Ray Atkeson Memorial Trail



Sparks Lake covers nearly 400 acres and is one of the most photographed in the Cascade Lakes region. We've hiked the Ray Atkeson Memorial Trail near the lake in late summer, but this photo was taken mid-October after first snowfall and before the road past Mt. Bachelor is closed for the winter.

The trail is named after Ray Atkeson, Oregon's 1987 photographer laureate.




The trail is shaped like a scruffy figure 8. We recommend looping left, saving the best scenery for last. At the first sign, keep straight ahead on the path marked "Hiking Loop". In the middle of the Figure 8, resist the urge to take the shortcut, pictured here.


Ray Atkeson Trail



Feeding Birds

We stopped to eat our lunch at trailside where there were incredible mountain views and friendly wildlife.



South Sister

Facing north while eating lunch, South Sister stood prominently in front of us to the left ...





... Broken Top to the right (this photo from a September hike) ...  


Broken Top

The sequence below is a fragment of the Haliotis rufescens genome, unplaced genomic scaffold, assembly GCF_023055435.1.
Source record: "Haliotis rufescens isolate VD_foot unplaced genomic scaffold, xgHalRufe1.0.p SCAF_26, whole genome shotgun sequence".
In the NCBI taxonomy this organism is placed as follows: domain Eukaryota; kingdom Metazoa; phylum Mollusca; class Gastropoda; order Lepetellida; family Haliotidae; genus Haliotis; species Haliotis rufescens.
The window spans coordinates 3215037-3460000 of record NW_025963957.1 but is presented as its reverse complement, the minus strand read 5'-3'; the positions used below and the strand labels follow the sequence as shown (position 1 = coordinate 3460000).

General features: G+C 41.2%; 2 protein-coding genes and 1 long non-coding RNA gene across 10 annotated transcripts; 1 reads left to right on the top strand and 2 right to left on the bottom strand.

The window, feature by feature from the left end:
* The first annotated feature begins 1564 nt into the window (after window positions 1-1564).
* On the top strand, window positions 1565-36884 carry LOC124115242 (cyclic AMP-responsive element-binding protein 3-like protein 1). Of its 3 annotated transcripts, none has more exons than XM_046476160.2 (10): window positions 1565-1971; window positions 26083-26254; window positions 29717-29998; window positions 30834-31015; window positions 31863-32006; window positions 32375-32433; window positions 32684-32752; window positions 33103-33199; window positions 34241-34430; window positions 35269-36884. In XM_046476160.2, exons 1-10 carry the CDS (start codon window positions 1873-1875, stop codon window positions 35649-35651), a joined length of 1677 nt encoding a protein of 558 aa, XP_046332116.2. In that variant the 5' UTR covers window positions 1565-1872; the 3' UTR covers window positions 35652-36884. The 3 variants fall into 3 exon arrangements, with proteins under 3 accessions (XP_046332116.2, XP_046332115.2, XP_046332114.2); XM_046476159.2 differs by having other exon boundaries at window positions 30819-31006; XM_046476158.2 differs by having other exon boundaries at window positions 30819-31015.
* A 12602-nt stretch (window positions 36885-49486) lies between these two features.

Mt. Bachelor

... with Bachelor almost an arm's length distance to the east.



Ray Atkeson Trail




The trail continues on through trees, alongside lava canyon walls ...  



Lava Formation

... and past interesting lava formations. Here the trail joins up with Sparks Lake, which has an average depth of about 10' -  perfect for canoeing and kayaking.




On the homeward loop, the trail gives teasing glimpses of South Sister and Sparks Lake through the trees.      
South Sister





Ray Atkeson Trail

The reward at the end of the Figure 8 loop is the unparalleled view across a blue lake.




Elevation: Approximately 60 feet elevation change

Trail distance: 2.3 mile loop

Rated: Easy

Latitude: 44.01583

Longitude: 121.74417

Directions: From Bend, travel 26 miles west on the Cascade Lakes Hwy. Past Mt. Bachelor ski area, watch for sign signifying Sparks Lake Recreation Area. Turn left onto Forest Service Rd 400 and follow the sign to the Sparks Lake Boat Ramp & Trailhead (1.7 miles at the end of the gravelly road).

Fees: $5 fee or NW Forest Pass